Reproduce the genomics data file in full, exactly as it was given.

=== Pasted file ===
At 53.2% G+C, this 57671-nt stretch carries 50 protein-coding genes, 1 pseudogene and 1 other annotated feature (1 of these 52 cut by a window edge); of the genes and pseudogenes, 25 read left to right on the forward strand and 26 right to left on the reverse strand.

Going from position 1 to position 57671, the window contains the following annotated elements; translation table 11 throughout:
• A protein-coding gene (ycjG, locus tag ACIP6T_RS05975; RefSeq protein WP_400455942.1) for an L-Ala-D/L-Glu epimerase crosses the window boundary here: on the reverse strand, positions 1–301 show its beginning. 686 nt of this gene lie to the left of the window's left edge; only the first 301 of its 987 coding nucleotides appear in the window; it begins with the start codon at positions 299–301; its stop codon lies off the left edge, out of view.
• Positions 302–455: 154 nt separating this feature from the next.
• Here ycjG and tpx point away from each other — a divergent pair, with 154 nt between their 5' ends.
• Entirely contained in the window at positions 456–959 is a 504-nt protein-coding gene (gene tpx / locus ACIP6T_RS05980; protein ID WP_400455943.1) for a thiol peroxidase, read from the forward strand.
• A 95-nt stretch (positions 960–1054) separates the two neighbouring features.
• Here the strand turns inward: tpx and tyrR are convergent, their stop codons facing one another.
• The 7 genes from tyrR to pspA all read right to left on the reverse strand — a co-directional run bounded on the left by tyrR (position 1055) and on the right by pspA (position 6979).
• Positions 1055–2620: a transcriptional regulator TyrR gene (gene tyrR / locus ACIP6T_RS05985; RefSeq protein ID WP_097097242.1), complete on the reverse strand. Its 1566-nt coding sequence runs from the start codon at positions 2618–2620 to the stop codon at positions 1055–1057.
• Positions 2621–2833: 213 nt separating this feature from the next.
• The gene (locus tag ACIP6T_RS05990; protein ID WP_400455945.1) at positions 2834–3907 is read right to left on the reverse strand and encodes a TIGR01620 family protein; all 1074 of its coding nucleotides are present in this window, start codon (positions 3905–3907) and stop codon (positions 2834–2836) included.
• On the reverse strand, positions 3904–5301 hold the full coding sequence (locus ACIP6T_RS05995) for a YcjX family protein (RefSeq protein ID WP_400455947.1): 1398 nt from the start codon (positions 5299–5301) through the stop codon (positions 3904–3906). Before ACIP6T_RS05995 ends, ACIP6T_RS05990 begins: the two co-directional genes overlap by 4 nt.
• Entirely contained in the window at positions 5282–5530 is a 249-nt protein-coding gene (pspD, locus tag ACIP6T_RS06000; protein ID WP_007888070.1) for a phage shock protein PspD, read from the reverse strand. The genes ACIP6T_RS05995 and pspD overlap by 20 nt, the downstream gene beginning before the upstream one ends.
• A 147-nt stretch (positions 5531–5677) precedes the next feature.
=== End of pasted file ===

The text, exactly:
At 53.2% G+C, this 57671-nt stretch carries 50 protein-coding genes, 1 pseudogene and 1 other annotated feature (1 of these 52 cut by a window edge); of the genes and pseudogenes, 25 read left to right on the forward strand and 26 right to left on the reverse strand.

Going from position 1 to position 57671, the window contains the following annotated elements; translation table 11 throughout:
• A protein-coding gene (ycjG, locus tag ACIP6T_RS05975; RefSeq protein WP_400455942.1) for an L-Ala-D/L-Glu epimerase crosses the window boundary here: on the reverse strand, positions 1–301 show its beginning. 686 nt of this gene lie to the left of the window's left edge; only the first 301 of its 987 coding nucleotides appear in the window; it begins with the start codon at positions 299–301; its stop codon lies off the left edge, out of view.
• Positions 302–455: 154 nt separating this feature from the next.
• Here ycjG and tpx point away from each other — a divergent pair, with 154 nt between their 5' ends.
• Entirely contained in the window at positions 456–959 is a 504-nt protein-coding gene (gene tpx / locus ACIP6T_RS05980; protein ID WP_400455943.1) for a thiol peroxidase, read from the forward strand.
• A 95-nt stretch (positions 960–1054) separates the two neighbouring features.
• Here the strand turns inward: tpx and tyrR are convergent, their stop codons facing one another.
• The 7 genes from tyrR to pspA all read right to left on the reverse strand — a co-directional run bounded on the left by tyrR (position 1055) and on the right by pspA (position 6979).
• Positions 1055–2620: a transcriptional regulator TyrR gene (gene tyrR / locus ACIP6T_RS05985; RefSeq protein ID WP_097097242.1), complete on the reverse strand. Its 1566-nt coding sequence runs from the start codon at positions 2618–2620 to the stop codon at positions 1055–1057.
• Positions 2621–2833: 213 nt separating this feature from the next.
• The gene (locus tag ACIP6T_RS05990; protein ID WP_400455945.1) at positions 2834–3907 is read right to left on the reverse strand and encodes a TIGR01620 family protein; all 1074 of its coding nucleotides are present in this window, start codon (positions 3905–3907) and stop codon (positions 2834–2836) included.
• On the reverse strand, positions 3904–5301 hold the full coding sequence (locus ACIP6T_RS05995) for a YcjX family protein (RefSeq protein ID WP_400455947.1): 1398 nt from the start codon (positions 5299–5301) through the stop codon (positions 3904–3906). Before ACIP6T_RS05995 ends, ACIP6T_RS05990 begins: the two co-directional genes overlap by 4 nt.
• Entirely contained in the window at positions 5282–5530 is a 249-nt protein-coding gene (pspD, locus tag ACIP6T_RS06000; protein ID WP_007888070.1) for a phage shock protein PspD, read from the reverse strand. The genes ACIP6T_RS05995 and pspD overlap by 20 nt, the downstream gene beginning before the upstream one ends.
• A 147-nt stretch (positions 5531–5677) precedes the next feature.